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Life, Politics, Cinema

One of the greatest ambassadors of Indian cinema on the global stage, Mrinal Sen has always seen his life and work as part of the social and political fabric of his time. Considered the enfant terrible of Indian cinema when he broke on the scene in the 1960s and ’70s, Sen today is known for his films that capture moments of truth in the ordinary lives of ordinary people. His masterfully subtle and nuanced portraits of urban class tension, leftist politics, and the city of Calcutta itself—which Sen has called his El Dorado—set his cinema apart from that of his contemporaries.

Montage encapsulates half a century of filmmaking. A first-of-its-kind anthology, it includes original writings—memoirs, letters, musings on politics, literature, theater, and cinema; critiques of contemporaries such as Satyajit Ray and Ritwik Ghatak, as well as inspirations such as Charlie Chaplin and a host of international filmmakers, especially those from Latin America—and intensive interviews with scholars and critics. The result is a unique montage, revealing both the filmmaker and the man, mapping a unique creative landscape, and offering valuable insights into his acclaimed films.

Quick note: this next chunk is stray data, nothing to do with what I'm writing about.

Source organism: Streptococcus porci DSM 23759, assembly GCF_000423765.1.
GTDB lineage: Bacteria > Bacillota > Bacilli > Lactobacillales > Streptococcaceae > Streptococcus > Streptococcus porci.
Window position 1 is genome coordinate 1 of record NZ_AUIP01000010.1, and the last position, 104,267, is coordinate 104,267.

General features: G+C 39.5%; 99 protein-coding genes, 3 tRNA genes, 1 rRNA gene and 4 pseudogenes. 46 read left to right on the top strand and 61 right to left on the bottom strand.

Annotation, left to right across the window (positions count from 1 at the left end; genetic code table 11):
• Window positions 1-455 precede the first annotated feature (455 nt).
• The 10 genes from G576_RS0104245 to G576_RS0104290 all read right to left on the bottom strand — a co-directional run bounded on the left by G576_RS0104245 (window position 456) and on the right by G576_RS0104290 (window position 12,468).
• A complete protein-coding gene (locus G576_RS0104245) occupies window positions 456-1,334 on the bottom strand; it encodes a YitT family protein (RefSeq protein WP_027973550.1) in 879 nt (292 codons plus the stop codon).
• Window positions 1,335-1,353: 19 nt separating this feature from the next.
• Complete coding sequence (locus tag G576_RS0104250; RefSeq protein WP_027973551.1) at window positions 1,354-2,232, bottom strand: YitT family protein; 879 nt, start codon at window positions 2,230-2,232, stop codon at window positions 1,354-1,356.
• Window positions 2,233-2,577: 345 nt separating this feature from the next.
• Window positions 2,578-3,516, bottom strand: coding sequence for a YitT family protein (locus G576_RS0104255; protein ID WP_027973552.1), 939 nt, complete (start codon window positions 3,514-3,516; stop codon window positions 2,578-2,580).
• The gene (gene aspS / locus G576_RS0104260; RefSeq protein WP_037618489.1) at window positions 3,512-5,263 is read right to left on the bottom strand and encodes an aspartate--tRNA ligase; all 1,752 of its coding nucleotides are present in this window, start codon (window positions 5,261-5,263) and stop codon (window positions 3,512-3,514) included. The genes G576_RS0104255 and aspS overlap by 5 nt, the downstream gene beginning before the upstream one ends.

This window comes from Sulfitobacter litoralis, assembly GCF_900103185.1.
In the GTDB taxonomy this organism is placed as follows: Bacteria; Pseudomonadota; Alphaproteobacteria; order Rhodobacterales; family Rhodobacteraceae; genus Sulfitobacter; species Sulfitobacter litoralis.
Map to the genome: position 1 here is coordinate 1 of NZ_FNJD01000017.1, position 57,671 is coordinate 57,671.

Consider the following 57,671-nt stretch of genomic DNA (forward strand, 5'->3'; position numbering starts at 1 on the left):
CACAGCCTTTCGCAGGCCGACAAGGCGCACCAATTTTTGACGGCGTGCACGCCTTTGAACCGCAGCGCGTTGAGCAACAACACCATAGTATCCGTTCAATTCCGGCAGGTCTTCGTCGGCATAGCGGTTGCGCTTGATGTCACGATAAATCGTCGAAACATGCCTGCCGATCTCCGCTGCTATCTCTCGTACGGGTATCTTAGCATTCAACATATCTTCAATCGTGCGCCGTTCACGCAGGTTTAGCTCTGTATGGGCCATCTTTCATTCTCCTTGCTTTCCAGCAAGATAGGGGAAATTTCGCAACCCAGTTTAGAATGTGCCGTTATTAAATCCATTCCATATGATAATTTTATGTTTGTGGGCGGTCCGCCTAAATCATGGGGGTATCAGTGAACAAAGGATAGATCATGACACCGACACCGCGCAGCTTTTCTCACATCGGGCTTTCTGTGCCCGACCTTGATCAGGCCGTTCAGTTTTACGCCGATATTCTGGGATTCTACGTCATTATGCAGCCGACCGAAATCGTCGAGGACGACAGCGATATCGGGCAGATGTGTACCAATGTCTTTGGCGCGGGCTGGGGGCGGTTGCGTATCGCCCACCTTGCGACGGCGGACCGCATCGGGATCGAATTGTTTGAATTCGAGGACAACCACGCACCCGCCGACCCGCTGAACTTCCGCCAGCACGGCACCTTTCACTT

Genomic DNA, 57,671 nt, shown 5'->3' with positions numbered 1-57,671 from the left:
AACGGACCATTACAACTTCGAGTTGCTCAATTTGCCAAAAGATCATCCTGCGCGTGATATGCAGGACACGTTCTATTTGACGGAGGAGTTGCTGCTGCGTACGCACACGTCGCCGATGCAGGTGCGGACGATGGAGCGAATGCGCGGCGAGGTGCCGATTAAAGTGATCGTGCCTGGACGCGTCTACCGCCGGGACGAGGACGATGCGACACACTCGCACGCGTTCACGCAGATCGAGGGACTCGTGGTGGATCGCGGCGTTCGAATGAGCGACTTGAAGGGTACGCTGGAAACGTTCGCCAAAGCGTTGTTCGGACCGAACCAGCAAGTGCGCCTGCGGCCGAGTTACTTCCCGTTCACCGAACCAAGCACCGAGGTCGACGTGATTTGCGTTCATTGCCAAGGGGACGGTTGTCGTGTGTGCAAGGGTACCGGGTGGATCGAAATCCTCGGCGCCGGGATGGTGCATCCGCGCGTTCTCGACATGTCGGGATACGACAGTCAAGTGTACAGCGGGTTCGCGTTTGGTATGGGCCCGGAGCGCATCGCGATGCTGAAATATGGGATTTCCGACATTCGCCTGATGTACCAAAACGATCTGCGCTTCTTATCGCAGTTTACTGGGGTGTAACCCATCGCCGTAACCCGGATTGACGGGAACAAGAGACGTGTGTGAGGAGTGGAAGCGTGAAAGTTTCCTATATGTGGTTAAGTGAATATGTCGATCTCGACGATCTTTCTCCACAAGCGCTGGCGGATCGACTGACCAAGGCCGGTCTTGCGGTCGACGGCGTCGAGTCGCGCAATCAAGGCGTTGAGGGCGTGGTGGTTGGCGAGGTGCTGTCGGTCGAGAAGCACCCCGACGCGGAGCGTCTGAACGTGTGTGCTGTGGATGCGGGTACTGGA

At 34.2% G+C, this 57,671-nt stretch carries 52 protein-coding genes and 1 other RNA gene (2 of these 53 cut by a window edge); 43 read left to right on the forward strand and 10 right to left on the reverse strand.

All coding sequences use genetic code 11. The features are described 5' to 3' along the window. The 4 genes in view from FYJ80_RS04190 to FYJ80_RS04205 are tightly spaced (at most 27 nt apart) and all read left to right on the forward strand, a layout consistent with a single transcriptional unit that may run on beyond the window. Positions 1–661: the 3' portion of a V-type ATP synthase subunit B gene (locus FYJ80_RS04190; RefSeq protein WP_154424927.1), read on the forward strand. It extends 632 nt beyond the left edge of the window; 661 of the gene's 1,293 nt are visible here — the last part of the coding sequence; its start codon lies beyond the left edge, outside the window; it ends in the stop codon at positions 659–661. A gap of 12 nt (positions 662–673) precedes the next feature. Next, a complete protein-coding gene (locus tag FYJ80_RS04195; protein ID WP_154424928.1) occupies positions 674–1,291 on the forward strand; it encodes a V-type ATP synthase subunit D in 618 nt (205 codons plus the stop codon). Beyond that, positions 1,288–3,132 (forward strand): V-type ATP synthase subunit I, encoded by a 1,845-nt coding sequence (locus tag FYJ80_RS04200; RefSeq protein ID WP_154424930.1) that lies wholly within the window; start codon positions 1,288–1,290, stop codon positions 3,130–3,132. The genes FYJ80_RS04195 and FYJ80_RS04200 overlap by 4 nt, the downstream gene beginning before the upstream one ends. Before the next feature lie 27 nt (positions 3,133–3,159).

360 pages | 6 x 9

Film Studies

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Table of Contents

An Uncertain Journey
Unfamiliar Faridpur
Interview, 1981
Paradise Café
A Terrible Dearth of Dreams and Dreamers
To Say Something New
An Old Letter
Interview, 1981
My Son and I
Interview, 1982
Interview, 1983
A World Built or Gained Is but the World Lost
Apu, Eternal Apu
Chaplin’s Odyssey
Cinema Par Excellence: Films from Latin American
A Funny, Bitter Allegory: Lindsay Anderson
This Space of Silence: Andrei Tarkovsky
Cinema and Literature
‘The Time of the Prologue Is Eternity’

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